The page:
COMP- 121Q. Computing in the Arts and Sciences. 4 semester hours.
Broad introduction to computing designed for the general liberal arts student. Emphasis on problem-solving through spreadsheets, databases, graphics and elementary programming. Operating systems, computer networks, and issues related to computers in society are also addressed. Laboratory required. Prerequisite: Math Placement score of 2 suggested. Every year.
COMP- 150Q. Computer Programming I. 5 semester hours.
Introduction to computer science through the use of programming. Designed primarily for the student who expects to take further courses in computer science. Topics include programming in a high-level language, problem-solving, algorithm design, control constructs, data constructs, input output, procedural abstraction and the role of computing in society. Students in COMP 150 are required to sign up for one lab section of COMP 151. Prerequisite: Math Placement score of 2 suggested. Every year.
COMP- 151. Lab for Computer Programming I. 0 semester hours.
Students in COMP 150 are required to sign up for one section of COMP 151. Graded on S/NC basis. Every year.
COMP – 171. Discrete Mathematics. 2 semester hours.
This course studies mathematical topics useful in computer science including logic, set theory, combinatorics, mathematical induction, recursion, recurrence relations, and graph theory. Prerequisites: Math Placement score of 2 suggested.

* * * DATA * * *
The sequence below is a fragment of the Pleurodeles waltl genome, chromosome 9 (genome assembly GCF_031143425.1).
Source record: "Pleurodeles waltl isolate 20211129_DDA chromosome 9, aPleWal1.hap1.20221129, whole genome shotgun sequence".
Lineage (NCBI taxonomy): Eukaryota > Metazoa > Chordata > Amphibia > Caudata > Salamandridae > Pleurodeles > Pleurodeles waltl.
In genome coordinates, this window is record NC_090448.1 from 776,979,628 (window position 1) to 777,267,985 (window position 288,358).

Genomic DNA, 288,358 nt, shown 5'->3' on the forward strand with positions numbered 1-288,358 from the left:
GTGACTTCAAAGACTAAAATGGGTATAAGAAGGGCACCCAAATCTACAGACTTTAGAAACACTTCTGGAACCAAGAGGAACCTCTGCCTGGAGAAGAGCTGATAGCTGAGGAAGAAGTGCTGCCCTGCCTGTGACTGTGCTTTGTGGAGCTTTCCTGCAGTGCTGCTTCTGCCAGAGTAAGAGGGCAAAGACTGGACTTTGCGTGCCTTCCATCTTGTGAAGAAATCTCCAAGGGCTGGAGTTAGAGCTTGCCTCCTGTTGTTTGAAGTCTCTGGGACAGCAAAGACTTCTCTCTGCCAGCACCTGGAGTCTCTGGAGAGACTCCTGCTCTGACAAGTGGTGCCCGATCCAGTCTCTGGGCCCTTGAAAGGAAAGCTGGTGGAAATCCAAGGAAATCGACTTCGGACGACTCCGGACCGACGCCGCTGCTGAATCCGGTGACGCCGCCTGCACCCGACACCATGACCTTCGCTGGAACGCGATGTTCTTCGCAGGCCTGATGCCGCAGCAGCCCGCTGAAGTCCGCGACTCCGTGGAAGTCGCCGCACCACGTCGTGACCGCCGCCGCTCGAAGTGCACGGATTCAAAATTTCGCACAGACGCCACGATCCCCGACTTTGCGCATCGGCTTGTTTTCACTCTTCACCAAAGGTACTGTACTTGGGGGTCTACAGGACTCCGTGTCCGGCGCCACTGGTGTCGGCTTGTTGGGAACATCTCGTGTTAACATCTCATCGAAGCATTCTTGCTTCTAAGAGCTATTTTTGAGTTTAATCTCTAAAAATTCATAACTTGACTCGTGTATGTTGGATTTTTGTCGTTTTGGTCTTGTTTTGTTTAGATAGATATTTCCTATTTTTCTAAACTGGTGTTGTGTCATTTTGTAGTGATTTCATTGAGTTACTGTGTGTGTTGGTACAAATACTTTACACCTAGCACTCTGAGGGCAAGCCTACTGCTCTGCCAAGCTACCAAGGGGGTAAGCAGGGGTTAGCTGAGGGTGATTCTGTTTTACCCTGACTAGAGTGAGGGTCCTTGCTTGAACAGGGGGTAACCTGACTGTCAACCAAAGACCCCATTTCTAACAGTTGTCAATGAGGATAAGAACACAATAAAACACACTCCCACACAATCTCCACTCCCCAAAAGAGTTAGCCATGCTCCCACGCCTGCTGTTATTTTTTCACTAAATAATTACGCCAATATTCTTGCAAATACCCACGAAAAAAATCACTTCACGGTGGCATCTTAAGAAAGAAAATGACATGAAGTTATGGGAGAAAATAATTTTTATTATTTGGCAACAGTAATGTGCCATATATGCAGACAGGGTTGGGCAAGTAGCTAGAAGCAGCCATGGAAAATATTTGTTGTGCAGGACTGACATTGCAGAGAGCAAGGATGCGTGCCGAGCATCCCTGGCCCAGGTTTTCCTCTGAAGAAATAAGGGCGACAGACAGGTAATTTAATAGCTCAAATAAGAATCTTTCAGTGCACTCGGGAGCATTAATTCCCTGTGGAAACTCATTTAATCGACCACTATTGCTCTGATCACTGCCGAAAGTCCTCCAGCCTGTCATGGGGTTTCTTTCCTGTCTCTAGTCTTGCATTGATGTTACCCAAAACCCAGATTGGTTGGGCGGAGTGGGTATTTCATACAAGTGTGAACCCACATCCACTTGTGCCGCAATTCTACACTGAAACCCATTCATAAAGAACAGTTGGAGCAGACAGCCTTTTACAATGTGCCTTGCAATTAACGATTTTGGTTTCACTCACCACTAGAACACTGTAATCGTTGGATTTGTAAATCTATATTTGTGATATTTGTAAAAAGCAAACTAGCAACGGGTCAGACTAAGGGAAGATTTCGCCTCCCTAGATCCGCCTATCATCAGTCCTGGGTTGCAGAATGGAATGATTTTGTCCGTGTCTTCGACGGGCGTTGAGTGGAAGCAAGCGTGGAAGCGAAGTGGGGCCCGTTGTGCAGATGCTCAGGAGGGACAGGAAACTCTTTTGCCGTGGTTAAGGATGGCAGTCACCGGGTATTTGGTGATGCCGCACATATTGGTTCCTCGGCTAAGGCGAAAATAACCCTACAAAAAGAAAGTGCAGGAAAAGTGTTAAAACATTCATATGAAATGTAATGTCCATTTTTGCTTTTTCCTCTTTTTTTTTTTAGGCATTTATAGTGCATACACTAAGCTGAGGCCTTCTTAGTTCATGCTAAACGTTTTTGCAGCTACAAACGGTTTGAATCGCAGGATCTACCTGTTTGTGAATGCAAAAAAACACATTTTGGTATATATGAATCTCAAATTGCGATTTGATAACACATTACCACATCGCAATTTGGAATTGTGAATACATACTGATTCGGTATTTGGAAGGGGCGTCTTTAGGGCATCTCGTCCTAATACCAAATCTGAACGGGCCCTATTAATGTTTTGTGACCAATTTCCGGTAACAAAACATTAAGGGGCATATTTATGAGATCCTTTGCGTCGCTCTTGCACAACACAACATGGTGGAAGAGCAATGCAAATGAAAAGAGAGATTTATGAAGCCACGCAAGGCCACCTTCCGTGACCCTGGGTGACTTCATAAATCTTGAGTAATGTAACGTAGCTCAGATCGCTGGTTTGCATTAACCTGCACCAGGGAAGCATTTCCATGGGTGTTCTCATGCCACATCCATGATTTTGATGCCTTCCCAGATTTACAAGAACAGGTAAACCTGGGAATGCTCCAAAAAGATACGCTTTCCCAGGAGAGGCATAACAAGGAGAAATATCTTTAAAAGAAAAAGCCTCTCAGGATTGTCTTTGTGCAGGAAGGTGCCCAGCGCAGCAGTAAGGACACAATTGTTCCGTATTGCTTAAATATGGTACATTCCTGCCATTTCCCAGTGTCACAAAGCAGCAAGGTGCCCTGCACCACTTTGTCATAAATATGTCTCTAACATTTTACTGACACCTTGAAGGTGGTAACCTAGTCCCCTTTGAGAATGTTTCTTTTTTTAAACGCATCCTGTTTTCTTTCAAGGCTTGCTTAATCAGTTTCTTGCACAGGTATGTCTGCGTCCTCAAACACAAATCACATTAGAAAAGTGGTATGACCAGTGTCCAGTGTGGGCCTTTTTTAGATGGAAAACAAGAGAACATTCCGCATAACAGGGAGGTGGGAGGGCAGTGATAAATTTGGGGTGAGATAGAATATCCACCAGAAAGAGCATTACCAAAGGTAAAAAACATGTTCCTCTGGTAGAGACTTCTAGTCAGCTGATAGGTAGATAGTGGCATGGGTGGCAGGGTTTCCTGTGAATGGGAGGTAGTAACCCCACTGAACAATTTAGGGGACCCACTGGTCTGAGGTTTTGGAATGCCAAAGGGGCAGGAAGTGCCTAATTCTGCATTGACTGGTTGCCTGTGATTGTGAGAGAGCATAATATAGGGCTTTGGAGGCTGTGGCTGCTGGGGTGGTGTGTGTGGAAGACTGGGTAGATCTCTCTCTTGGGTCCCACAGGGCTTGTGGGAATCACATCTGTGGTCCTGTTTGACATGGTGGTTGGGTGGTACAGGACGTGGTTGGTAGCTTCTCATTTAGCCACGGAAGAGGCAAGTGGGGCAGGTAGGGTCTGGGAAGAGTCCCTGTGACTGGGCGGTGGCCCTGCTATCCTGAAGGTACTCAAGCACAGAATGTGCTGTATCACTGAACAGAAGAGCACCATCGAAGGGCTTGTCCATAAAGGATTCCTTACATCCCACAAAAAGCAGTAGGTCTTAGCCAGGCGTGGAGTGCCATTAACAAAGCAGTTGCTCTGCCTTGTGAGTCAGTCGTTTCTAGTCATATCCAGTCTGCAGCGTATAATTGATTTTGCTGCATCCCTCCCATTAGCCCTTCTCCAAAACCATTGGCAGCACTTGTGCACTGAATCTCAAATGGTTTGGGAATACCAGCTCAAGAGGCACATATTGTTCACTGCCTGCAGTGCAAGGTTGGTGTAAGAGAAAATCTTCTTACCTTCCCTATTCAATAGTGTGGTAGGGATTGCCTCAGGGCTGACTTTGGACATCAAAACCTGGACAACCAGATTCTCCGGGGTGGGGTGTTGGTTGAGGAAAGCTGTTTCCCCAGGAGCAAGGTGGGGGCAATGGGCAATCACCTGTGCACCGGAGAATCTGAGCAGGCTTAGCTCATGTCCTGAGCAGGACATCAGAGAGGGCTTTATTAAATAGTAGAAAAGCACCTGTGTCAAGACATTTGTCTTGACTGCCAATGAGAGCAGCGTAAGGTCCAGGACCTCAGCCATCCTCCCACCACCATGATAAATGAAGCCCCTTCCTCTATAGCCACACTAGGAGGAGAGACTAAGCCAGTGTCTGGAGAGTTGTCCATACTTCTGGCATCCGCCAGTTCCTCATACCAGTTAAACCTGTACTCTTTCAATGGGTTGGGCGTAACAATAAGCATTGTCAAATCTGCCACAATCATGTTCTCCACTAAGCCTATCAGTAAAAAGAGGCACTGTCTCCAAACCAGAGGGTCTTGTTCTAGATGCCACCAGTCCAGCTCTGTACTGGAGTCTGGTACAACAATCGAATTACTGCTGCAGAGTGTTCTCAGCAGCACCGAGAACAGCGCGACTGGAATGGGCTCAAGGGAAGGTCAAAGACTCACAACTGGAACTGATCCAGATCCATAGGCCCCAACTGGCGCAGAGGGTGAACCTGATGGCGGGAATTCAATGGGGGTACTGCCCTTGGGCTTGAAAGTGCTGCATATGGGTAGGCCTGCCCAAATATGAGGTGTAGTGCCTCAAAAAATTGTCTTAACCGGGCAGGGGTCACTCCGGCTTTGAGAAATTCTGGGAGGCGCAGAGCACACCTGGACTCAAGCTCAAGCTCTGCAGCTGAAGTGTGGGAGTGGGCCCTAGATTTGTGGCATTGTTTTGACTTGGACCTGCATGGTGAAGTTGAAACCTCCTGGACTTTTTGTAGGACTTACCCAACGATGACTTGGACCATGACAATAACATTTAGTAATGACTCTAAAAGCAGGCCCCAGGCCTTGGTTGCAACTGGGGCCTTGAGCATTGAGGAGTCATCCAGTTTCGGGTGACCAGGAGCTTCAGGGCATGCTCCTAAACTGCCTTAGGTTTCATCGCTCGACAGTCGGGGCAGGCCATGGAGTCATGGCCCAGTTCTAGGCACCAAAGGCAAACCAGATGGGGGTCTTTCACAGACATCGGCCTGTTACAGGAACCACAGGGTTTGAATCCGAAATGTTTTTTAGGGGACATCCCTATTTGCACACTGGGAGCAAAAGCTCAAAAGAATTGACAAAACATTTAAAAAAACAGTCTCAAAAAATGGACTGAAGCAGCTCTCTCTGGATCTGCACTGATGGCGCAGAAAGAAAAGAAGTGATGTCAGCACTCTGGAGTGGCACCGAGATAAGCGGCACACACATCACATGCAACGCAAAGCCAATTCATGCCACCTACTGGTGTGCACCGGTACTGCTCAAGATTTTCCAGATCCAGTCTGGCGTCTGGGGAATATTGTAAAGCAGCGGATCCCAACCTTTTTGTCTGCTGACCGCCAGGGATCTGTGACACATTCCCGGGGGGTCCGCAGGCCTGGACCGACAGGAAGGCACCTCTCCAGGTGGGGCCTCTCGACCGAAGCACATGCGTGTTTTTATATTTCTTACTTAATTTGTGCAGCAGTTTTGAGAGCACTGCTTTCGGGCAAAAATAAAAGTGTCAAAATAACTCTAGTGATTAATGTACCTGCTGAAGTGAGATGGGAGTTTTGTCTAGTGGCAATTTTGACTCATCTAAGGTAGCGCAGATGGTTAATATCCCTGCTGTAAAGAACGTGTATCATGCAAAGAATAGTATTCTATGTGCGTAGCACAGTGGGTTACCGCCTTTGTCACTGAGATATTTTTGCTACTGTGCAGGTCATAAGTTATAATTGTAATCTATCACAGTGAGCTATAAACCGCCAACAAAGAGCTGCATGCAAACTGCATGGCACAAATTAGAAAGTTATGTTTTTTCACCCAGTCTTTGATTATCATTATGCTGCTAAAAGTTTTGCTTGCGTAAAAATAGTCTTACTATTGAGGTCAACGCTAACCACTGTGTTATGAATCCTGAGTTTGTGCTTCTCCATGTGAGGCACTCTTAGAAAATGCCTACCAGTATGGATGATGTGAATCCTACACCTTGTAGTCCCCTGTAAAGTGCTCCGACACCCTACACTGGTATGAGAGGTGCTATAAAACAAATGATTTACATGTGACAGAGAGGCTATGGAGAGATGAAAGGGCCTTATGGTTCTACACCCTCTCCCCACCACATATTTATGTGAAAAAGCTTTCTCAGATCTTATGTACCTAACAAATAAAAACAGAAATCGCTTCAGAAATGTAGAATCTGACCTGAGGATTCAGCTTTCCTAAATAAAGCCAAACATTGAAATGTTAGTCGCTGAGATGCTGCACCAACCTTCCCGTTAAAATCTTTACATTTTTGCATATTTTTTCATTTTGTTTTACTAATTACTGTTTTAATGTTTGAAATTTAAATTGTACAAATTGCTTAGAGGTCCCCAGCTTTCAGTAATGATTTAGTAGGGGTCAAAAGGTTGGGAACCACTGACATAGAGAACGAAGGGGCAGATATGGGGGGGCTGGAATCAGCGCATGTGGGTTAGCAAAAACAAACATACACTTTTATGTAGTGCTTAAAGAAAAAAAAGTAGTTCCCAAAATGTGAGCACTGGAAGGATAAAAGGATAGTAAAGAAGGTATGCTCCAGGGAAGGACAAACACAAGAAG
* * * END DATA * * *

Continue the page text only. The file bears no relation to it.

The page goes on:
COMP- 250. Computer Programming II. 4 semester hours.
Continuation of Computer Science 150. Disciplined programming using one or two high-level languages with specific emphasis on program design, style, efficiency and documentation. Includes the theory and application of abstract data types using arrays, lists, stacks, queues, trees and networks. Also provides an overview of computer science. Prerequisite: COMP 150 or equivalent. Writing intensive. Every year.
COMP- 255. Principles of Computer Organization. 5 semester hours.
Considers the organization and architecture of the computer from the digital logical level to the conventional machine level to the operating system level. Programming assignments in Assembly language are used to demonstrate and reinforce the various architectural structures and techniques studied. Laboratory required. Prerequisite: COMP 150Q. Every year.
COMP- 265. Principles of Programming Languages. 4 semester hours.
This course emphasizes the principles and programming styles associated with the four major language paradigms: imperative, functional, object-oriented and declarative; examination of contemporary programming languages. Topics include syntax and semantics, statement and subprogram control, data types and data control, design and implementation issues. Prerequisite: COMP 250. Every year.
COMP- 275. Sequential and Parallel Algorithms. 4 semester hours.
Systematic study of algorithms and of their complexity. A number of symbolic and numeric algorithms from the areas of searching and sorting, string and pattern matching, matrix and vector processing, and graph and tree algorithms are studied. Sequential and parallel algorithms are compared. The issues of intractable problems, P and NP algorithms, and NP completeness are studied. Prerequisite: COMP 250 and 171. Every year.
COMP- 280. Topics in Computer Science. 1-5 semester hours.
Study of special topics not included in other departmental offerings. Offered occasionally according to the needs and interests of students and/ or faculty. Possible topics include Analysis of Algorithms, Compiler Theory, Networks, Optimization Techniques, Parallel Processing, and Simulation Methods. Prerequisites vary. This course may be repeated for credit.
COMP- 285. Theory of Computation. 4 semester hours.